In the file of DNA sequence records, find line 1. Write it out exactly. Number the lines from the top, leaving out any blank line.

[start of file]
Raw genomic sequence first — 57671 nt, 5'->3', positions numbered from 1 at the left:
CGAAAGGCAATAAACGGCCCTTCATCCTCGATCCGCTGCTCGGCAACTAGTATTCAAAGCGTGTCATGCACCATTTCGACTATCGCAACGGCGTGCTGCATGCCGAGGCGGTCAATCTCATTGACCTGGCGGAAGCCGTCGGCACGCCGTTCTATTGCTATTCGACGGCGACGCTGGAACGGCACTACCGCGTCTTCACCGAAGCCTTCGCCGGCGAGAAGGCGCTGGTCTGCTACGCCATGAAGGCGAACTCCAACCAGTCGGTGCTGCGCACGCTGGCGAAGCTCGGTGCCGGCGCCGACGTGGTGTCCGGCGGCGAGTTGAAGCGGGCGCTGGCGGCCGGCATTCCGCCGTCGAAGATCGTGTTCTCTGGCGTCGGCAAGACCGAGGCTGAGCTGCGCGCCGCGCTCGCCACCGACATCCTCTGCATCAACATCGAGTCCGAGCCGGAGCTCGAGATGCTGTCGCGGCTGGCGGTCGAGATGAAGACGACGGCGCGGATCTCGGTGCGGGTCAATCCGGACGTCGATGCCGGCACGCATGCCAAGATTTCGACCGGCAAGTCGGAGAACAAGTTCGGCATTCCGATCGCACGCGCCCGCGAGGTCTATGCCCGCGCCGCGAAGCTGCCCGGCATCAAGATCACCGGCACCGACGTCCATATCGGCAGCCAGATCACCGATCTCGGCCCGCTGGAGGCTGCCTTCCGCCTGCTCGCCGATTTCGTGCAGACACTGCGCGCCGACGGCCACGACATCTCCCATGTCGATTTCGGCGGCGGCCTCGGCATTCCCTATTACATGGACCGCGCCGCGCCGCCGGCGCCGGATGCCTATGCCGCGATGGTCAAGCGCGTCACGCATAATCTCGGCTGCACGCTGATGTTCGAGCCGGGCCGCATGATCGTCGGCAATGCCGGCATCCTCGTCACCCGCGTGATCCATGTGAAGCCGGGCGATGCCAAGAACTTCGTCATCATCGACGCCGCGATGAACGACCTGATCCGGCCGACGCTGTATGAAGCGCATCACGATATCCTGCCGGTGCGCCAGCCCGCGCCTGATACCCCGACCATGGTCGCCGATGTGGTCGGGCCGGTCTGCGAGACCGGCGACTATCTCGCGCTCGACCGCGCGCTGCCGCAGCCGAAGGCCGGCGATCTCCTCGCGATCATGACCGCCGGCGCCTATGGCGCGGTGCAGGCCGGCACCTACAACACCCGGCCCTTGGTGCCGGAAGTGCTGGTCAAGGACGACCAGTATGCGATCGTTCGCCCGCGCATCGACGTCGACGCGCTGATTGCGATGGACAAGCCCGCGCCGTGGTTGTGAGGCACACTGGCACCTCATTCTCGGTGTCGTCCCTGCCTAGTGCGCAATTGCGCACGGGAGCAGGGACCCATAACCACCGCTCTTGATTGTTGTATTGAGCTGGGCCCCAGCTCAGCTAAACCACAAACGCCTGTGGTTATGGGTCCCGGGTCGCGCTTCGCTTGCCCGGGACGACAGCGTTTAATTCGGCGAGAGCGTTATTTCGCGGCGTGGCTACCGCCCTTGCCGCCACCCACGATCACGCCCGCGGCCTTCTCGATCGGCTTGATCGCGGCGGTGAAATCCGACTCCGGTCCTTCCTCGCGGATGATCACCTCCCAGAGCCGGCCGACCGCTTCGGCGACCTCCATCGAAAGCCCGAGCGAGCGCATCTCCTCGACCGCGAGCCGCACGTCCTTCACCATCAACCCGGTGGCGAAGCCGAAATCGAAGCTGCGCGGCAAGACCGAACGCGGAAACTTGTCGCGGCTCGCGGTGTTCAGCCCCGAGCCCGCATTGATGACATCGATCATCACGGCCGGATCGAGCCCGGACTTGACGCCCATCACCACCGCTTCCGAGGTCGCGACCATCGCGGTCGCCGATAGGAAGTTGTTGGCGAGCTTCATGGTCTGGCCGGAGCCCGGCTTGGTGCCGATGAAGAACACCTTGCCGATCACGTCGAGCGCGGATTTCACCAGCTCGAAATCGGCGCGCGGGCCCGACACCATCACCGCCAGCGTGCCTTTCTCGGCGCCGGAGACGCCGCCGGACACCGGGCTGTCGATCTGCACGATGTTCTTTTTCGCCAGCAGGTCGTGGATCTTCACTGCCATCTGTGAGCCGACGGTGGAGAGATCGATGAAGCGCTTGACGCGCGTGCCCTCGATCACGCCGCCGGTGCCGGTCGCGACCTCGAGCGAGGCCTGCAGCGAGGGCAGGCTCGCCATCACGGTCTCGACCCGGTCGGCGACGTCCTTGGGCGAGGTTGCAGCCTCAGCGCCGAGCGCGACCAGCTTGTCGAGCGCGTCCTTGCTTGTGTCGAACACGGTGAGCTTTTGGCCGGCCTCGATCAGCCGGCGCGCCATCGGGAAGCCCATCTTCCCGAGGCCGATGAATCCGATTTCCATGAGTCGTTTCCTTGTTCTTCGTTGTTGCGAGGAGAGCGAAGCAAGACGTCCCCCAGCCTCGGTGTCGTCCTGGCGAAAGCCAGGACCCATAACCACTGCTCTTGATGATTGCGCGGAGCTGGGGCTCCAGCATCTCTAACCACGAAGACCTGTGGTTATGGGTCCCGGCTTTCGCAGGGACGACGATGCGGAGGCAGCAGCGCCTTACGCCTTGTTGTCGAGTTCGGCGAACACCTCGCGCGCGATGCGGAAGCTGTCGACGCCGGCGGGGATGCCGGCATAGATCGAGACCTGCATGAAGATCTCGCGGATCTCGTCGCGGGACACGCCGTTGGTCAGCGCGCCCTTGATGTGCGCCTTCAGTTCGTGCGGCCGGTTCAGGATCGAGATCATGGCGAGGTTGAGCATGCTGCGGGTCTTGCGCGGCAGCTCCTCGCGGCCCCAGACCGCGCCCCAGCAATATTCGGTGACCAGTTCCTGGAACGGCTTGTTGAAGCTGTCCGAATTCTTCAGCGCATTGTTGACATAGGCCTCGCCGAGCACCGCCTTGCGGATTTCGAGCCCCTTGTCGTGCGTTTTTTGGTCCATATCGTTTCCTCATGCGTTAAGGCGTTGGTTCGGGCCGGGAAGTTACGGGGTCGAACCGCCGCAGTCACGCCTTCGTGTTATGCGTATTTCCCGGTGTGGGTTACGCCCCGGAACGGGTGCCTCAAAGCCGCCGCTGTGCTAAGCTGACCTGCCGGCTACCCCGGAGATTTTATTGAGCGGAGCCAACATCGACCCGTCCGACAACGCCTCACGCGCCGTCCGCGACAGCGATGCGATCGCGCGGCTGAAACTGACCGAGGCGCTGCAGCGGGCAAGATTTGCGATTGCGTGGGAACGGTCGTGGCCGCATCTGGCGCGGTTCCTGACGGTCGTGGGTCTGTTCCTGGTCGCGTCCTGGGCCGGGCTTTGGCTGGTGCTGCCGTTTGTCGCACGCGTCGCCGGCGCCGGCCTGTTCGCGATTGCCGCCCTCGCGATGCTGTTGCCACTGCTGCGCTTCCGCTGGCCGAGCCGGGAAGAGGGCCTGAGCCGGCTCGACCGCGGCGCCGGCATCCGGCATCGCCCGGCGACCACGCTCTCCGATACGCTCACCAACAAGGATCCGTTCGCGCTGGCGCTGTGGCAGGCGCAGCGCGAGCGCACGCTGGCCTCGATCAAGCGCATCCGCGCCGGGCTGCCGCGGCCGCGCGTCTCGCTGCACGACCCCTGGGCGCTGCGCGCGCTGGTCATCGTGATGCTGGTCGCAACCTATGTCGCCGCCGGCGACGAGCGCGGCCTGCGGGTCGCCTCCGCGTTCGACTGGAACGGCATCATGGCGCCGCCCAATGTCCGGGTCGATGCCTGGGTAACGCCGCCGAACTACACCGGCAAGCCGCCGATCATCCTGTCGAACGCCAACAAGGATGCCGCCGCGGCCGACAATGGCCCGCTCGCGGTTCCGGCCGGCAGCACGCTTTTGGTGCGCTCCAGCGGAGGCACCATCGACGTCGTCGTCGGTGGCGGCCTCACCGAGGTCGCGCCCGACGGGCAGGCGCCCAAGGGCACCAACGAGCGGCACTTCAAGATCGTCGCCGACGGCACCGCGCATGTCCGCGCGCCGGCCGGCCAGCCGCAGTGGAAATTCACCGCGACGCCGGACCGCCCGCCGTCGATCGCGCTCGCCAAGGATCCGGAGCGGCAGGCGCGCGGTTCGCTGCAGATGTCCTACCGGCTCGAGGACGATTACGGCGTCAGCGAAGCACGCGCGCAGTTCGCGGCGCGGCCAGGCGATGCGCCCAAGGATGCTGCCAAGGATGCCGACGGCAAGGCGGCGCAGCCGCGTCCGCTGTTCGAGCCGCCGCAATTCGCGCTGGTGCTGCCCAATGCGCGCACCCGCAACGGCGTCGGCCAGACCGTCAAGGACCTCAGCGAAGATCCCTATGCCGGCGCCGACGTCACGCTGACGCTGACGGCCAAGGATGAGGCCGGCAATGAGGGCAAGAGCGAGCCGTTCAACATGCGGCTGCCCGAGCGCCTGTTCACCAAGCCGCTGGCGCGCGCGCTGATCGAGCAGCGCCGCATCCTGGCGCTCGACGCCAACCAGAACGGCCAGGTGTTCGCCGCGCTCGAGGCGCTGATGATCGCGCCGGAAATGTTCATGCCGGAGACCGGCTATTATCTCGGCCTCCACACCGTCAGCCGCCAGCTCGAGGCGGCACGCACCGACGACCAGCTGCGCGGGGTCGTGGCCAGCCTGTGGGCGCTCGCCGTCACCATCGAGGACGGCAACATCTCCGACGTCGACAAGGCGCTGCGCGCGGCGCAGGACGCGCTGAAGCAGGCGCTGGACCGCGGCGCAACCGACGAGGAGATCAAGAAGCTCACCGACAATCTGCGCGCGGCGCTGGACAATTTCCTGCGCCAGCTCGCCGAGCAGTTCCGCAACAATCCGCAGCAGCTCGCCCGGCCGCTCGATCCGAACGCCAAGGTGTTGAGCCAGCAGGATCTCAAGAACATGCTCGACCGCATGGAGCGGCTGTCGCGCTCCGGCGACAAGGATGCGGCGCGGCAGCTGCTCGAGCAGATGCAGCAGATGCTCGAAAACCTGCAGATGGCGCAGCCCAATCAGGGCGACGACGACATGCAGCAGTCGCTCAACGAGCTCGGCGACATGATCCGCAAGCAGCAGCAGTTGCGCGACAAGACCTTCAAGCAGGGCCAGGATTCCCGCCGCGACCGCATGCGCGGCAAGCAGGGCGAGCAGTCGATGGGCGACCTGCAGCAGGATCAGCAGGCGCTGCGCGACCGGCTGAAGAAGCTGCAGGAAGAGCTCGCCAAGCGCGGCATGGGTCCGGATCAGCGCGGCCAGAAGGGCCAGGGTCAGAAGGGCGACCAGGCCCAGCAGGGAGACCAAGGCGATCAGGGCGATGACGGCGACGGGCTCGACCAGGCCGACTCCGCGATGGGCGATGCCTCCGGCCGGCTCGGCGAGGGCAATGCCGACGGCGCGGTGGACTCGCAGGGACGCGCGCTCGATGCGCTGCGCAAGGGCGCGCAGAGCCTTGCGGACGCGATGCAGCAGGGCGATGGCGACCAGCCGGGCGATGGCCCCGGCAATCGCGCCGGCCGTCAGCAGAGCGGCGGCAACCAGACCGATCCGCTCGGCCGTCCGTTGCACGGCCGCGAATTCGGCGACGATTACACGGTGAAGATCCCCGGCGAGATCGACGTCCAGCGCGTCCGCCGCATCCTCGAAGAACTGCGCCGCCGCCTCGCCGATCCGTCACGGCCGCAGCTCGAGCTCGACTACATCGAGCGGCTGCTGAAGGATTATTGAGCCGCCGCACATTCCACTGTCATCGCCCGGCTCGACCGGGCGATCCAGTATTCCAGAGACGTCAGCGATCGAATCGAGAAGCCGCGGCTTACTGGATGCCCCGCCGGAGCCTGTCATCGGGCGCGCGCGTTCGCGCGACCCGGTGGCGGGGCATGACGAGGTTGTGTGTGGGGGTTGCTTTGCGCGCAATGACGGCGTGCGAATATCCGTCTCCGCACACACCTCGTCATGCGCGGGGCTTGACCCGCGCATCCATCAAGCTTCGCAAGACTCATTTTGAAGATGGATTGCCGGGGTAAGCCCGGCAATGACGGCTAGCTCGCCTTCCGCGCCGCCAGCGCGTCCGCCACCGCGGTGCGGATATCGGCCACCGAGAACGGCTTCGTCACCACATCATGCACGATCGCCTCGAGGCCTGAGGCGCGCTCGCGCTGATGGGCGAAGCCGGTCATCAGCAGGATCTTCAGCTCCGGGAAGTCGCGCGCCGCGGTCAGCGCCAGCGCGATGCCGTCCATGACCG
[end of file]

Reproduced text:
Raw genomic sequence first — 57671 nt, 5'->3', positions numbered from 1 at the left: